This summer Beyonce and Jay Z made international headlines filming a music video inside the Louvre with some of the most dramatic art masterpieces from across three millennia. See Zuzanna Stanska’s article for a fascinating exploration of this.
This celebrity couple are known to be art collectors, but let’s remember that the relationship between visual art and music has been around for much, much longer.
Visual art has inspired songs from many different musical genres. From classical to heavy metal, from opera to old crooners, from musicals to hip hop. Let’s take a whistle-stop tour of some of the best, and worst!
Nat King Cole ‘Mona Lisa’ 1950
“Do you smile to tempt a lover, Mona Lisa? Or is this your way to hide a broken heart?”
Nat King Cole’s melting voice croons to us about love and the beauty of the mysterious Mona Lisa. This slow piano ballad, sung with that warm voice ruled the charts in 1950.
David Bowie ‘Andy Warhol’ 1971
The enigmatic Bowie celebrates the wide-ranging Pop Art career of Andy Warhol, but contemporary anecdotes tell us that Andy Warhol didn’t like the song. When Bowie played it for him for the first time, there was an awkward silence followed by Warhol saying to Bowie, “I like your shoes.”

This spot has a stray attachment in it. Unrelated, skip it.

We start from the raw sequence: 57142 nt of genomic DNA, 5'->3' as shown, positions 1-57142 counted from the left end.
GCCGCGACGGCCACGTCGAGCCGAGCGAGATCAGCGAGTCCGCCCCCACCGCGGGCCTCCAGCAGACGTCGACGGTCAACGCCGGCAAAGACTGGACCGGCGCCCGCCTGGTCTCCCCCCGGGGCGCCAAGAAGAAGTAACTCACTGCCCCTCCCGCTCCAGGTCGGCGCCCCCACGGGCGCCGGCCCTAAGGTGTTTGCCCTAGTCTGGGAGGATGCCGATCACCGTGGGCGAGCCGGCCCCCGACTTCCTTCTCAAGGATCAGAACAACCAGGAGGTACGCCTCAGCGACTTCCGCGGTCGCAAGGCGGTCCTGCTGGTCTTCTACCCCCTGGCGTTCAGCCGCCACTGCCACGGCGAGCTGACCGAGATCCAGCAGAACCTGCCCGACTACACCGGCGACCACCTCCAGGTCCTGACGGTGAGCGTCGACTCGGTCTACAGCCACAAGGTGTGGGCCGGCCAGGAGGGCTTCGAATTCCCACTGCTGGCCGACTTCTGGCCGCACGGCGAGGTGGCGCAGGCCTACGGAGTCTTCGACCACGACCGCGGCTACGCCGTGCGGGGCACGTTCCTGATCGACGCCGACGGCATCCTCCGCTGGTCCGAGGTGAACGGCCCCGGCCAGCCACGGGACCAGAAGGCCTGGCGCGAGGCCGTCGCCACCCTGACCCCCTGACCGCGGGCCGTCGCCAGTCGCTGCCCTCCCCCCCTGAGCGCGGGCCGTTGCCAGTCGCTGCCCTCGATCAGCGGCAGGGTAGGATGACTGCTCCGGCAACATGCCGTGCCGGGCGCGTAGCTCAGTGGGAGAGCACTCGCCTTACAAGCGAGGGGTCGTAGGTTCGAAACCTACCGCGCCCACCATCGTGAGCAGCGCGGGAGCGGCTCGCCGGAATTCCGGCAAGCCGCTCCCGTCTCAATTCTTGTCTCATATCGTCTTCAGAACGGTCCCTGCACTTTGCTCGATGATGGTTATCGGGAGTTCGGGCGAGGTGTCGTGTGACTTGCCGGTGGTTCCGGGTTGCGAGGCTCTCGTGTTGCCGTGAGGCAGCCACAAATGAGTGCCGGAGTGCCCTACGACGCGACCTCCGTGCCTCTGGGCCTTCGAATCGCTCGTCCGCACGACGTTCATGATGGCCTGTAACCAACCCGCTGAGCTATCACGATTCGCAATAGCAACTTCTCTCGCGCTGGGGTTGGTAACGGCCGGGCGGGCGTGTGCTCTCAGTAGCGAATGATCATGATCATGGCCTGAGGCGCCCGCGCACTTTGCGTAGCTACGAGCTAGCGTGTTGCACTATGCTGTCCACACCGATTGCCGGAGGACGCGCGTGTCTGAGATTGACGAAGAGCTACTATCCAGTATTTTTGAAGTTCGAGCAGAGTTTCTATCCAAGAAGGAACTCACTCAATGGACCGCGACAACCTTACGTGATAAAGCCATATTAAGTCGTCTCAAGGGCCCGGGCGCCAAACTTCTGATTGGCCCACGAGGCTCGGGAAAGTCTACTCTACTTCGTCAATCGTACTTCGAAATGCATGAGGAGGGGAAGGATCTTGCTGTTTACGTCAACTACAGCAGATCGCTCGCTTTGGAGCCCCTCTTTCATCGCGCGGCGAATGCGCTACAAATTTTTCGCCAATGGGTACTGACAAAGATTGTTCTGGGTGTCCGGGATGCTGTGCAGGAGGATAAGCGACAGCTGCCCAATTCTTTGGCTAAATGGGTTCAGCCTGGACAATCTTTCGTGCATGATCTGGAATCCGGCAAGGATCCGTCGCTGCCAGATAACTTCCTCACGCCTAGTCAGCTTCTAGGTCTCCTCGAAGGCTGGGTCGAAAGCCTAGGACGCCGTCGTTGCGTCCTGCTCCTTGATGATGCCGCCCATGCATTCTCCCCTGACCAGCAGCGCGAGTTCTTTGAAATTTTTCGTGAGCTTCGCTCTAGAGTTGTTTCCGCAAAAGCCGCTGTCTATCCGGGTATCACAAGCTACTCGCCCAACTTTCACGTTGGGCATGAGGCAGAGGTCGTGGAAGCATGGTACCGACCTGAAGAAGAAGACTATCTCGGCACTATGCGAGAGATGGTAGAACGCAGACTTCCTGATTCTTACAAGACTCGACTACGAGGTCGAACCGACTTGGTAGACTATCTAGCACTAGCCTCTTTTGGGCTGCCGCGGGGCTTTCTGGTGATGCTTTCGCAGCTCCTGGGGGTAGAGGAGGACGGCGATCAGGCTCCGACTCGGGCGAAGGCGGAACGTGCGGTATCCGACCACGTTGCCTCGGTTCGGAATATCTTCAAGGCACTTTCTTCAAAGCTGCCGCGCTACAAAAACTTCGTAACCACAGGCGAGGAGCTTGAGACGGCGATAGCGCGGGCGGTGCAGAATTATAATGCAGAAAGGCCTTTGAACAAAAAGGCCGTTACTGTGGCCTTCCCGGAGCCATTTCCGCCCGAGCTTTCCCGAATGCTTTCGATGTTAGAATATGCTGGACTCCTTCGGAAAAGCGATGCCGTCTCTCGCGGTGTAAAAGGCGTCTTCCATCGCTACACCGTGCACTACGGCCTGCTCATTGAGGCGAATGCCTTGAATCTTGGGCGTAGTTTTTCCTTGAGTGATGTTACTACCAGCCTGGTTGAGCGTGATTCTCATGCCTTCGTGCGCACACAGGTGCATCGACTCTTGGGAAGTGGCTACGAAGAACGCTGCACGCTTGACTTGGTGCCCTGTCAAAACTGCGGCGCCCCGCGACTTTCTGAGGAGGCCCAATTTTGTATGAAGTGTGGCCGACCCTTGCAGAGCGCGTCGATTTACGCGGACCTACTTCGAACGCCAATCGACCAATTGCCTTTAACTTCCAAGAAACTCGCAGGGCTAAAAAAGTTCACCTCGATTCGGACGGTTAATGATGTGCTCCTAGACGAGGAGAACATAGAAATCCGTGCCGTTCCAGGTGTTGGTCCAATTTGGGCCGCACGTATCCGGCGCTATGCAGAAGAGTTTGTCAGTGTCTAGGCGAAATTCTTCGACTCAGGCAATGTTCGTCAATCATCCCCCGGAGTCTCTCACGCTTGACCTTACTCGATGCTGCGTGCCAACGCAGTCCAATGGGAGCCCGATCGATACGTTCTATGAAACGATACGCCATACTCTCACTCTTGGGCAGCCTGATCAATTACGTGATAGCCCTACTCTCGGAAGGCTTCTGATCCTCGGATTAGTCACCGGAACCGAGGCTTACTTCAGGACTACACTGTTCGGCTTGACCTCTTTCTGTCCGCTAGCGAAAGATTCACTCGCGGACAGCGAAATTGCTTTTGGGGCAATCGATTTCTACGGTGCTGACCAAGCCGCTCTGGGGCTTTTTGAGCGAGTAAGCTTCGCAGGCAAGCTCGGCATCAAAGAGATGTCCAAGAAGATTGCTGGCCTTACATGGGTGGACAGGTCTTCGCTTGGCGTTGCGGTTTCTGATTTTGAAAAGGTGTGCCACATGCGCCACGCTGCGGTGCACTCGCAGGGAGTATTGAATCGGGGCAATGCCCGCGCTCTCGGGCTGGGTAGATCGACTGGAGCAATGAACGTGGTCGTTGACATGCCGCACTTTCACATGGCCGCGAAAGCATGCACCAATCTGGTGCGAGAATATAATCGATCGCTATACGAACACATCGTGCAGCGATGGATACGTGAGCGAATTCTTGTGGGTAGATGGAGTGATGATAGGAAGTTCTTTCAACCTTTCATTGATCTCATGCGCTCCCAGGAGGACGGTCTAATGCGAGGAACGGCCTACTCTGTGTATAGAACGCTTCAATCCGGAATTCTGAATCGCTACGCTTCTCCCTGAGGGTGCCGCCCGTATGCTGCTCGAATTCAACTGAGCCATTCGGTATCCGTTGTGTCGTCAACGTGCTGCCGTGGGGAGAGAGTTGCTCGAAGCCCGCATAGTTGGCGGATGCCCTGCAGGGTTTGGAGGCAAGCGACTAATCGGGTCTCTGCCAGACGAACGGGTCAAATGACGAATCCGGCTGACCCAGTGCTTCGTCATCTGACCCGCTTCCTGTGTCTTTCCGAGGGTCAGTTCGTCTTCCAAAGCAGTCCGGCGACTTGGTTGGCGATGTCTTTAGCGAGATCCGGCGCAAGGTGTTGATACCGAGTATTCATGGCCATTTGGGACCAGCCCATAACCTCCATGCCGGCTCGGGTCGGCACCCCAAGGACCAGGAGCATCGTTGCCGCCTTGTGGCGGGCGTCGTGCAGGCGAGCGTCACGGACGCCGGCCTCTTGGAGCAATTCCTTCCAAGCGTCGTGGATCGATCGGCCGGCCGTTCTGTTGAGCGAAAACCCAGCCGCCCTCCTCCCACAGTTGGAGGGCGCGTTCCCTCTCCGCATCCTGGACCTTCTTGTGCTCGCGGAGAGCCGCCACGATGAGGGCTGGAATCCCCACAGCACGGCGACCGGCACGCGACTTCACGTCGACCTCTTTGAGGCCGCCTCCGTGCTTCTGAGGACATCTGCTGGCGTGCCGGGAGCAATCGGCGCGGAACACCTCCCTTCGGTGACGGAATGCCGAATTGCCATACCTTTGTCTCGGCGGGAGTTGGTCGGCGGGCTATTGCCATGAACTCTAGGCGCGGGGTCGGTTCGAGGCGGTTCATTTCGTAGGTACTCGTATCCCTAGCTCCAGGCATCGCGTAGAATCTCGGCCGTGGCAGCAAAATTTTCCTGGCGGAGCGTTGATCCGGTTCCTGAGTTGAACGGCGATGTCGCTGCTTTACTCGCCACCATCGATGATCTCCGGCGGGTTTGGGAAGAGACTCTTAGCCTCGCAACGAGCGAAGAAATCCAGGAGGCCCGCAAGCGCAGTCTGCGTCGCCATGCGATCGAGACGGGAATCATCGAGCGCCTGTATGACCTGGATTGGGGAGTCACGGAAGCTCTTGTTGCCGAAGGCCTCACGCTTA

Interestingly, 25 years later, in 1996, Bowie played Warhol in Julian Schnabel’s film about artist Jean Michel Basquiat.
Don McLean ‘Vincent’ 1971
“You took your life, as lovers often do, but I could’ve told you Vincent, this world was never meant for one as beautiful as you.”
The very same year that Bowie sings of Warhol, American singer/songwriter Don McLean pens a tribute to Vincent Van Gogh. The haunting lyrics specifically reference the blue and dark tones of ‘The Starry Night’ painting contrasting with the golden shine of the stars in the background.
Van Gogh also inspired classical musicians. Henri Dutilleux’s orchestral work ‘Timbre, Space, Movement’ references the very same ‘Starry Night’ painting, and Finnish composer Einojuhani Rautavaara wrote both an opera and a symphony about Van Gogh’s life.
Ottorino Respighi ‘Botticelli Tryptich’ 1927
This symphony was inspired by three paintings by Sandro Botticelli. ‘Spring’, ‘The Birth of Venus’ and ‘The Adoration of the Magi’. One of Botticelli’s most famous paintings, ‘Primavera’ (‘Spring’) is an early Renaissance work featuring mythological figures like Venus, Cupid and Mercury, and is considered one of the most popular and most controversial paintings in the world.
Brian and Michael ‘Matchstalk Men and Matchstalk Cats and Dogs’ 1978
“I’m sure he once walked down our street, cos he painted kids who had nowt on their feet”
This made number one in the British music charts and played for 19 weeks, much to the consternation of trendy young pop fans who winced at the sentimental chorus sung by the children of St Winifred’s school choir. The ‘one hit wonder’ song was a loving tribute to artist L. S. Lowry who had died two years earlier. Laurence Stephen Lowry was an English artist who painted distinctive figures from his Lancashire homeland.
Coldplay ‘Viva la Vida’ 2008